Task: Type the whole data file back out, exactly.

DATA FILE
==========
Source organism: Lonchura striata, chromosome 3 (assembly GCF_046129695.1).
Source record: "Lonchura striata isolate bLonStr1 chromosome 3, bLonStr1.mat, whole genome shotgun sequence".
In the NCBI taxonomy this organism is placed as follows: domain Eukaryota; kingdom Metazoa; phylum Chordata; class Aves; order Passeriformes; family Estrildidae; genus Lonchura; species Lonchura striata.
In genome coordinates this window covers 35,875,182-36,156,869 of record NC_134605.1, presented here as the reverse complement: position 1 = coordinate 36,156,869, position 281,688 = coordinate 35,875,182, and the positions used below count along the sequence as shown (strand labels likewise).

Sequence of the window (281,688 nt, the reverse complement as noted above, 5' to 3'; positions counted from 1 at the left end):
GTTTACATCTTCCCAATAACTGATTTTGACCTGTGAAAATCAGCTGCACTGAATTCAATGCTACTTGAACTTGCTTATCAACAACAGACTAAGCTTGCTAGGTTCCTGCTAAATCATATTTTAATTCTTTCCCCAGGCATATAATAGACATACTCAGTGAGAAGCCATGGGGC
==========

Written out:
Source organism: Lonchura striata, chromosome 3 (assembly GCF_046129695.1).
Source record: "Lonchura striata isolate bLonStr1 chromosome 3, bLonStr1.mat, whole genome shotgun sequence".
In the NCBI taxonomy this organism is placed as follows: domain Eukaryota; kingdom Metazoa; phylum Chordata; class Aves; order Passeriformes; family Estrildidae; genus Lonchura; species Lonchura striata.
In genome coordinates this window covers 35,875,182-36,156,869 of record NC_134605.1, presented here as the reverse complement: position 1 = coordinate 36,156,869, position 281,688 = coordinate 35,875,182, and the positions used below count along the sequence as shown (strand labels likewise).

Sequence of the window (281,688 nt, the reverse complement as noted above, 5' to 3'; positions counted from 1 at the left end):
GTTTACATCTTCCCAATAACTGATTTTGACCTGTGAAAATCAGCTGCACTGAATTCAATGCTACTTGAACTTGCTTATCAACAACAGACTAAGCTTGCTAGGTTCCTGCTAAATCATATTTTAATTCTTTCCCCAGGCATATAATAGACATACTCAGTGAGAAGCCATGGGGC